Thomas Wolfe was born to Julia and W.O. Wolfe in 1900. The youngest of eight children, he grew up living in the boardinghouse operated by his mother in Asheville, North Carolina. His childhood experiences influenced him greatly and aided the development of his future literary topics. Known as Asheville’s favorite son, he eventually became one of America’s most famous authors. The characters in his 1929 bestseller, Look Homeward, Angel, are loosely based on members of his family and other Asheville citizens. Upon its publication, the depictions were deemed so scandalous that Wolfe and his family were severely criticized in their hometown. This led to another book with the now-famous anecdotal title, You Can’t Go Home Again. However, history and Asheville have forgiven Thomas Wolfe. Today he is remembered by his works and honored by a State Historic Site preserving his boyhood home annexed to a modern museum – all located in downtown Asheville.
Below is the Digital Heritage Moment as broadcast on the radio:
Thomas wolfe essay
Wolfe’s Family and Childhood
Essay by Timothy N. Osment, History M.A., WCU 2008
William Wolfe was a successful Pennsylvania stonecutter who had relocated to Asheville when his second wife became ill with tuberculosis. Like George Vanderbilt before him and E. W. Grove later, Wolfe hoped the mountain air would have a curative effect on his ailing wife. After her death, William met and married Julia Westall, an Asheville native, who became Tom’s mother. It is a strange, regional coincidence how the dreaded affliction, tuberculosis, influenced the lives of Vanderbilt, Grove, Thomas Wolfe, and ultimately, Asheville.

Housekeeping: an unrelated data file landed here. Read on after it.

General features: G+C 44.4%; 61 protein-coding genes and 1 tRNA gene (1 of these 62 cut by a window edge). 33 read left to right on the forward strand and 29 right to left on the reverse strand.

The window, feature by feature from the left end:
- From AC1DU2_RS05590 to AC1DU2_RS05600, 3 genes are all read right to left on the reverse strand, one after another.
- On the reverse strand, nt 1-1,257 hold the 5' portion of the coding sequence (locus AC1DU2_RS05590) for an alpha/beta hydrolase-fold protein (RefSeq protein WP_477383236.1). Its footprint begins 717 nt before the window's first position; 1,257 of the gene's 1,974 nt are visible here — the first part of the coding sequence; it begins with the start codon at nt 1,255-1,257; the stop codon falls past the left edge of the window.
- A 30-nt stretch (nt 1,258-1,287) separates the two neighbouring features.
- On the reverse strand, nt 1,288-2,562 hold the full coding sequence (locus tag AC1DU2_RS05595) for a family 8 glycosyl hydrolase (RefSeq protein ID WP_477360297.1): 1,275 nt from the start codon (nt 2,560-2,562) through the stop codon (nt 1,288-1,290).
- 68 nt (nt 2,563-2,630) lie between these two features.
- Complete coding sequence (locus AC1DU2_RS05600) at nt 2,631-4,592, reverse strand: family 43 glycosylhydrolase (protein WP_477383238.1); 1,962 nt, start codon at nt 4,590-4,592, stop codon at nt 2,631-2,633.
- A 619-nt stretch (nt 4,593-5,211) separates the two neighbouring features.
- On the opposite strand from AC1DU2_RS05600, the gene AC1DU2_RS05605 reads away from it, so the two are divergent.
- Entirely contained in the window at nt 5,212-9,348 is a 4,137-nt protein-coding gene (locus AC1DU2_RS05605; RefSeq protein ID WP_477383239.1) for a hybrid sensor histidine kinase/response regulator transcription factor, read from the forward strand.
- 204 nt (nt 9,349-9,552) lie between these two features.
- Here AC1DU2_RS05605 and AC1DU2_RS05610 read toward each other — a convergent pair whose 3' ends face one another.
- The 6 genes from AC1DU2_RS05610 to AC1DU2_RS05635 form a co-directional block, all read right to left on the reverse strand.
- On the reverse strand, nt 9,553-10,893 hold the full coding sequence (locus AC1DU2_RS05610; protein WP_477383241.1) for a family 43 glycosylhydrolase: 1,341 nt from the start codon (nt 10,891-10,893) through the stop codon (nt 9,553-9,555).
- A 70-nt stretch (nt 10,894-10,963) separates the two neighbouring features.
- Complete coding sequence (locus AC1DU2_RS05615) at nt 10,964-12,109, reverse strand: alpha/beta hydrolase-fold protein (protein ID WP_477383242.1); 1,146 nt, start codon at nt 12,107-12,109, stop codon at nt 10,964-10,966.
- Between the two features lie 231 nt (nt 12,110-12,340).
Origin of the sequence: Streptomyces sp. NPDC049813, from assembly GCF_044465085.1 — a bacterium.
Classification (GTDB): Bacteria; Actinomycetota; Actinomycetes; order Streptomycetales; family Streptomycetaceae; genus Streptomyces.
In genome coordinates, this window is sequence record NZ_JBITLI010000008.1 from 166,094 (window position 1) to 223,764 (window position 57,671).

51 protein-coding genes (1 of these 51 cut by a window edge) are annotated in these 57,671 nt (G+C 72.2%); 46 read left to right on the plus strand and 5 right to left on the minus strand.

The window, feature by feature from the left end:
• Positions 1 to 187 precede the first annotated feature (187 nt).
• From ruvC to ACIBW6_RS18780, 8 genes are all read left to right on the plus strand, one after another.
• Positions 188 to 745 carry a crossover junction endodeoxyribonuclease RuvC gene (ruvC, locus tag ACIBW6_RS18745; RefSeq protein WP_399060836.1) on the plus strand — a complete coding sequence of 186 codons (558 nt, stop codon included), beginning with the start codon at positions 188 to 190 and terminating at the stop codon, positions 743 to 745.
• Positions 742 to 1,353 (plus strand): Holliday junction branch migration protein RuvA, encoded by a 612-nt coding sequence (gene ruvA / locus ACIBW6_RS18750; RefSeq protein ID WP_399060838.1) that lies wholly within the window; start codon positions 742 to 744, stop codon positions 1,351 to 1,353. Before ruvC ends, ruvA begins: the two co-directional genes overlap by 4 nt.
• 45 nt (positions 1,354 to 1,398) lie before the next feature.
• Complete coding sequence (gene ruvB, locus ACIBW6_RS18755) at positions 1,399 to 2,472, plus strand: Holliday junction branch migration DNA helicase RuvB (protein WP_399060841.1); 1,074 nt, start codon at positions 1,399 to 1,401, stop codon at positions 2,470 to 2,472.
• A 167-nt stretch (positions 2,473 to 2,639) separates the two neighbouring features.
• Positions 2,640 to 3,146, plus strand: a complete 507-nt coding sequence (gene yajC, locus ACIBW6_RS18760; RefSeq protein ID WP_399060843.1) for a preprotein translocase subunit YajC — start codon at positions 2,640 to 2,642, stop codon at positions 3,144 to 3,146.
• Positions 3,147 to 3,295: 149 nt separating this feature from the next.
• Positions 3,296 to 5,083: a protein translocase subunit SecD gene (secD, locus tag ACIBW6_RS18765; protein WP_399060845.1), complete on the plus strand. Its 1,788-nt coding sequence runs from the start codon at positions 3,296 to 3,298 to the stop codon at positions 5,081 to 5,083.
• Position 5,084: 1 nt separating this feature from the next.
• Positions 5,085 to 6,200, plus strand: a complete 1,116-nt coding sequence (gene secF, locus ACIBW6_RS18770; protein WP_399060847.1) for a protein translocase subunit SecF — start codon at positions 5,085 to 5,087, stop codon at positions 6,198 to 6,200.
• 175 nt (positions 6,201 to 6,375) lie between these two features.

Julia had a keen mind for business and real estate. By 1906, she had bought and was running a 29-room
Growing up in the Old Kentucky Home had a profound, formative effect on young Tom. It was a place
Wolfe’s Life and Works
Thomas Wolfe grew quickly, physically and academically. The world beyond Asheville’s mountains beckoned, and Tom answered. He was only fifteen, already standing six feet, seven inches
After graduation, Tom enrolled at Harvard and eventually ended up teaching and writing in New York City. He found an opportunity to travel and made one of several trips to Europe. He lived fast and worked hard, soon exhausting himself writing, revising, and teaching. By March 1928 his first novel was complete.
The autobiographical nature of the novel was forthright and brutally frank. Tom feared that his book might not be well received in his
Over the next eight years, Tom published additional books and articles, and his fame continued to increase. His name was mentioned synonymously with other great living authors like Hemingway and Fitzgerald. However, his life ended much too early. In 1938 he was stricken and died of cerebral tuberculosis. He was only 37 years old.
Today, fans of heritage, history, and Thomas Wolfe can visit
The web links below provide useful information for those planning a visit to the Wolfe Memorial or for those simply interested in the author – and wishing to learn more about the heritage we all share with late 19th- and early 20th-century Asheville.
This essay was based on information provided by The North Carolina Department of Cultural Resources, The Thomas Wolfe Memorial Advisory Committee, and The Thomas Wolfe Memorial Historic Site.
for more information
- Thomas Wolfe: A Documentary Volume, Ted Mitchell, ed., 2001.
- Thomas Wolfe: A Writer’s Life, Ted Mitchell, 1999.
- Of Time and the Artist: Thomas Wolfe, His Novels, and the Critics, Carol Ingalls Johnston, 1996.
- Look Homeward: A Life of Thomas Wolfe, David Herbert Donald, 1987.
books by wolfe
- Look Homeward, Angel: A Story of the Buried Life, 1929.
- Of Time and the River, 1935.
- You Can’t Go Home Again, 1940